From the Director’s Desk: Artificial Intelligence – With great power comes great responsibility.

Picture Courtesy – Laura Cox Senior Staff Writer – D/SRUPTIONI think the buzz around AI and machine learning is exciting and interesting. For those of us who have been close to this space for a while, this is not new, but what is new is that people are starting to see the hazards of misuse of big data in every-day life. I have written before about the use of big data for a myriad of decisions in the workplace: who gets the loan, what the sentencing is on a conviction, who gets admitted into an academic program and who gets the job.

Now it seems companies are starting to get ahead of the possible weaponization of AI. Google and companies alike have established basic principles for data scientists to live by. Here’s a summary of principles followed by Google (partly in response to the reported use of AI by the military to make drone strikes more precise).

The principles state that Google’s AI should:

  1. Benefit society
  2. Avoid algorithmic bias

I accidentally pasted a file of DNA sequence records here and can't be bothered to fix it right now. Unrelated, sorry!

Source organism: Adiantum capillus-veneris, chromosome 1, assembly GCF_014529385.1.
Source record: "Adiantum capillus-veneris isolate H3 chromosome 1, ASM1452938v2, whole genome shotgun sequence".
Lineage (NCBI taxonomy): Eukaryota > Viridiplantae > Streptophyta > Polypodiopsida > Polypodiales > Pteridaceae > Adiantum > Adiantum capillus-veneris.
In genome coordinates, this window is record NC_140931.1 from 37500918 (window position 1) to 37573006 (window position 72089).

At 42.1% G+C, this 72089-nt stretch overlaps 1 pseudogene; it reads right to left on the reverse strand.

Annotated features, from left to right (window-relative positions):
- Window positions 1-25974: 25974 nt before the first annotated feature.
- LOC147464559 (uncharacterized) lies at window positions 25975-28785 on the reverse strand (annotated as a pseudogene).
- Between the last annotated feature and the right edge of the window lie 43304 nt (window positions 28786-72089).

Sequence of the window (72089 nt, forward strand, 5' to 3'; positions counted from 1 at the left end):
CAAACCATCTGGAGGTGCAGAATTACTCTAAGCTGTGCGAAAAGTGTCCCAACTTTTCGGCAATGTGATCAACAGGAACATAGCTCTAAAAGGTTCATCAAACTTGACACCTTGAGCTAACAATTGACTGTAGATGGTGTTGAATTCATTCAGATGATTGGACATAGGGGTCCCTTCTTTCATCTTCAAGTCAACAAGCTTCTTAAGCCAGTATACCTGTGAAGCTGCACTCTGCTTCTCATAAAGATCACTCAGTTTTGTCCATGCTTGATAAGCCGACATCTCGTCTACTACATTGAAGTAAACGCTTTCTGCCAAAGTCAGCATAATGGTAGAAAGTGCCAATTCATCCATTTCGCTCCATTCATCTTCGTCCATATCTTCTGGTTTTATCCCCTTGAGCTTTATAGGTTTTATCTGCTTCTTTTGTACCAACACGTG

3. Respect privacy
  4. Be tested for safety
  5. Be accountable to the public
  6. Maintain scientific rigor
  7. Be made available to others in accordance with the same principles

The more fundamental premise by Cathy O’Neil in her book “Weapons of Math destruction” is that data scientists and their algorithms are often propagating the status quo and inherent biases or misallocations in society today will likely be trained into tomorrow’s systems thanks to the nature of the machine learning algorithms. See her video on the topic from TED.

While all these tools can be properly used and in some cases misused, it is not really an indictment of the technology but rather the applications and the judgment used for developing these algorithms. Behind every algorithm is an assumed relationship between the variables and Cathy can give us all something to think about when developing the next big algorithm. She raises the issue of transparency of algorithms, yet most algorithms are often treated as proprietary and often are very far removed from full transparency.

Big data and machine learning can become, if we aren’t careful, the hidden hand inside future societies that would form next class of “chosen people” without knowing the basis for the selection and with the possibility of propagating biases from the past.

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